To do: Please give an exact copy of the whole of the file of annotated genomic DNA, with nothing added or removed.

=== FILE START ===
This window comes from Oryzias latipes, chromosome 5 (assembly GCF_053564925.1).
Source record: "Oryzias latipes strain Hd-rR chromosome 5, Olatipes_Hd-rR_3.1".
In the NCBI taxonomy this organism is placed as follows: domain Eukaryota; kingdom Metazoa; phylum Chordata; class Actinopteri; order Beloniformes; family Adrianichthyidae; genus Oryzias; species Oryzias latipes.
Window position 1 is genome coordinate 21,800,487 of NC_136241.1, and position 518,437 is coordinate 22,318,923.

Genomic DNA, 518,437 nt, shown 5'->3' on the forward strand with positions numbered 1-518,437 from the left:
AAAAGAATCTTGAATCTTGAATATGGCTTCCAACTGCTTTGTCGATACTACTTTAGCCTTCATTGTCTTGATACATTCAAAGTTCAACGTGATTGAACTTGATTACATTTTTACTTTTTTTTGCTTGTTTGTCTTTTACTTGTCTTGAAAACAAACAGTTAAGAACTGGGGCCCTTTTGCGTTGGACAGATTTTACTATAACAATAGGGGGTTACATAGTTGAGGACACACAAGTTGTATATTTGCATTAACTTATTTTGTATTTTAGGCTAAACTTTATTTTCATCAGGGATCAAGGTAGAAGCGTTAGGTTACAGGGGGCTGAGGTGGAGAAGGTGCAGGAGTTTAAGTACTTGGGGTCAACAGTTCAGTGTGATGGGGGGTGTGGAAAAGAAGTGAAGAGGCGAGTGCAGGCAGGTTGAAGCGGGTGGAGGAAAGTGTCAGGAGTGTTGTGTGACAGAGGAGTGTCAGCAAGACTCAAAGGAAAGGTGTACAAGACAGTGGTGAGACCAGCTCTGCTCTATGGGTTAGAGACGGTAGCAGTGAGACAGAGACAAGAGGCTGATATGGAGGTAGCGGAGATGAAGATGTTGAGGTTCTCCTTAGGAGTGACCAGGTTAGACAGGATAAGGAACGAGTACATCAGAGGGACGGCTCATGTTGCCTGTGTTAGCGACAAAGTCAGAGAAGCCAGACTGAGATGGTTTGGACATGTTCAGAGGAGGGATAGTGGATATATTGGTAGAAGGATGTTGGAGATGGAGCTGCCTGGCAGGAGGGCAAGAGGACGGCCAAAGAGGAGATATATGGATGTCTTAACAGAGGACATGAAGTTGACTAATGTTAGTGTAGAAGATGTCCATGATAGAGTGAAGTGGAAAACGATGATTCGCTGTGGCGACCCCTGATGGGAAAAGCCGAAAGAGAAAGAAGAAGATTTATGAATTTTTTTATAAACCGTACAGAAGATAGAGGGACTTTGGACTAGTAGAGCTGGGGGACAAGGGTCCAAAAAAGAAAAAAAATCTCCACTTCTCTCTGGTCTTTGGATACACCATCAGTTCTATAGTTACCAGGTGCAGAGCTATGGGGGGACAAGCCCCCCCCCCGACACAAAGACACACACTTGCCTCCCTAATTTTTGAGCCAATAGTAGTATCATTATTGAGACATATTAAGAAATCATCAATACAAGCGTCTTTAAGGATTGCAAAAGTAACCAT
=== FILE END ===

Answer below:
This window comes from Oryzias latipes, chromosome 5 (assembly GCF_053564925.1).
Source record: "Oryzias latipes strain Hd-rR chromosome 5, Olatipes_Hd-rR_3.1".
In the NCBI taxonomy this organism is placed as follows: domain Eukaryota; kingdom Metazoa; phylum Chordata; class Actinopteri; order Beloniformes; family Adrianichthyidae; genus Oryzias; species Oryzias latipes.
Window position 1 is genome coordinate 21,800,487 of NC_136241.1, and position 518,437 is coordinate 22,318,923.

Genomic DNA, 518,437 nt, shown 5'->3' on the forward strand with positions numbered 1-518,437 from the left:
AAAAGAATCTTGAATCTTGAATATGGCTTCCAACTGCTTTGTCGATACTACTTTAGCCTTCATTGTCTTGATACATTCAAAGTTCAACGTGATTGAACTTGATTACATTTTTACTTTTTTTTGCTTGTTTGTCTTTTACTTGTCTTGAAAACAAACAGTTAAGAACTGGGGCCCTTTTGCGTTGGACAGATTTTACTATAACAATAGGGGGTTACATAGTTGAGGACACACAAGTTGTATATTTGCATTAACTTATTTTGTATTTTAGGCTAAACTTTATTTTCATCAGGGATCAAGGTAGAAGCGTTAGGTTACAGGGGGCTGAGGTGGAGAAGGTGCAGGAGTTTAAGTACTTGGGGTCAACAGTTCAGTGTGATGGGGGGTGTGGAAAAGAAGTGAAGAGGCGAGTGCAGGCAGGTTGAAGCGGGTGGAGGAAAGTGTCAGGAGTGTTGTGTGACAGAGGAGTGTCAGCAAGACTCAAAGGAAAGGTGTACAAGACAGTGGTGAGACCAGCTCTGCTCTATGGGTTAGAGACGGTAGCAGTGAGACAGAGACAAGAGGCTGATATGGAGGTAGCGGAGATGAAGATGTTGAGGTTCTCCTTAGGAGTGACCAGGTTAGACAGGATAAGGAACGAGTACATCAGAGGGACGGCTCATGTTGCCTGTGTTAGCGACAAAGTCAGAGAAGCCAGACTGAGATGGTTTGGACATGTTCAGAGGAGGGATAGTGGATATATTGGTAGAAGGATGTTGGAGATGGAGCTGCCTGGCAGGAGGGCAAGAGGACGGCCAAAGAGGAGATATATGGATGTCTTAACAGAGGACATGAAGTTGACTAATGTTAGTGTAGAAGATGTCCATGATAGAGTGAAGTGGAAAACGATGATTCGCTGTGGCGACCCCTGATGGGAAAAGCCGAAAGAGAAAGAAGAAGATTTATGAATTTTTTTATAAACCGTACAGAAGATAGAGGGACTTTGGACTAGTAGAGCTGGGGGACAAGGGTCCAAAAAAGAAAAAAAATCTCCACTTCTCTCTGGTCTTTGGATACACCATCAGTTCTATAGTTACCAGGTGCAGAGCTATGGGGGGACAAGCCCCCCCCCCGACACAAAGACACACACTTGCCTCCCTAATTTTTGAGCCAATAGTAGTATCATTATTGAGACATATTAAGAAATCATCAATACAAGCGTCTTTAAGGATTGCAAAAGTAACCAT